What do the terms UVA, UVB and SPF mean?
Sunlight is made up of a continuous radiation spectrum that is divided into various types of radiation depending on the wavelength, e.g. into ultraviolet radiation (UV), visible light or infrared radiation (IR). UV radiation is also divided into short-wave UVB radiation and longer-wave UVA radiation.
UVB radiation only penetrates the uppermost layers of the skin, but it is very high in energy and results in skin damage in the event of overexposure. UVB rays are therefore primarily responsible for sunburn.
UVA radiation has lower energy levels than UVB radiation. However, it can penetrate deeper into the skin, damaging cells and causing tissue damage. Very high exposure to UVA radiation, however, can also lead to sunburn and an increased risk of skin cancer.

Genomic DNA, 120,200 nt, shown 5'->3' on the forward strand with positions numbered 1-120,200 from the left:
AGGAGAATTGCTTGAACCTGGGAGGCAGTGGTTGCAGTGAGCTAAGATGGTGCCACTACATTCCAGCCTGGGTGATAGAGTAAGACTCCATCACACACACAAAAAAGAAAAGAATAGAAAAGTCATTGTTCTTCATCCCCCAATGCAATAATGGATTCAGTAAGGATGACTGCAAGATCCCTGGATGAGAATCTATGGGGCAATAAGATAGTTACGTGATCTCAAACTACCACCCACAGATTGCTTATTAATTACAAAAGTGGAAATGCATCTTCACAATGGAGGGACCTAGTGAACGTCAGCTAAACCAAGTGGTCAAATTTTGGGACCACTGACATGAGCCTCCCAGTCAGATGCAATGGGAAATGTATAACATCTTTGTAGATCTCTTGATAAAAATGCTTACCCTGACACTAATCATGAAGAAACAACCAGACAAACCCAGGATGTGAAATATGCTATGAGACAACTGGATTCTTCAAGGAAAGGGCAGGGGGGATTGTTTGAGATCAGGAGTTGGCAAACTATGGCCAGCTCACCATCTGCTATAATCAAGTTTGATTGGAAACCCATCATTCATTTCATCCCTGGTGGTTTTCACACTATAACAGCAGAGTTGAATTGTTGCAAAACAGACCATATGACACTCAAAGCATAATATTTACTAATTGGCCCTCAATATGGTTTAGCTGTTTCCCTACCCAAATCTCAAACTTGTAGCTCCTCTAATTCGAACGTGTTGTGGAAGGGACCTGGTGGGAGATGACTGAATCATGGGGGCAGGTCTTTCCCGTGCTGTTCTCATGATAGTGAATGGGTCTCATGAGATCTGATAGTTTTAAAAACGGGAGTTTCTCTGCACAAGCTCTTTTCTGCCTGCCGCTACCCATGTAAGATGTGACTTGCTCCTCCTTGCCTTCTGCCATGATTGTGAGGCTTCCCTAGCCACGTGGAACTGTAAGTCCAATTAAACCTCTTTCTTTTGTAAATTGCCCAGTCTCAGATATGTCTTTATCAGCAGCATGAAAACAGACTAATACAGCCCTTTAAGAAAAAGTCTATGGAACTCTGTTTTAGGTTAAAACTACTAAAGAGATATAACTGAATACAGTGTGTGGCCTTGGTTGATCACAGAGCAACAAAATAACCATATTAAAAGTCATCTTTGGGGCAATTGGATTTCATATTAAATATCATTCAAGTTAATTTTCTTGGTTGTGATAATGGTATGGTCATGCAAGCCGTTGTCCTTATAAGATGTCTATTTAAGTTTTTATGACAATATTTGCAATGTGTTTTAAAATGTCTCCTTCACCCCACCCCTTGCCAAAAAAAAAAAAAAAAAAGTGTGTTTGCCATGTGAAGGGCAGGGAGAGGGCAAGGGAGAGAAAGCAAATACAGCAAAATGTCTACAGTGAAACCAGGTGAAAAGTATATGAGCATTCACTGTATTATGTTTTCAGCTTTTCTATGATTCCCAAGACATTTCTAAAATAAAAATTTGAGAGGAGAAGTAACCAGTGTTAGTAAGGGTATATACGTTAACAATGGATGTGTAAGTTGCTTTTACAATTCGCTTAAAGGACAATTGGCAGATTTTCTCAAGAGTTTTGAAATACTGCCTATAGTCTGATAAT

"SPF" is the abbreviation for "sun protection factor". The number specifies how much longer you can stay out in the sun until sunburn occurs after using sunscreen. The natural protection time depends on the respective skin type, any pre-tan and the intensity of the sun (UV index).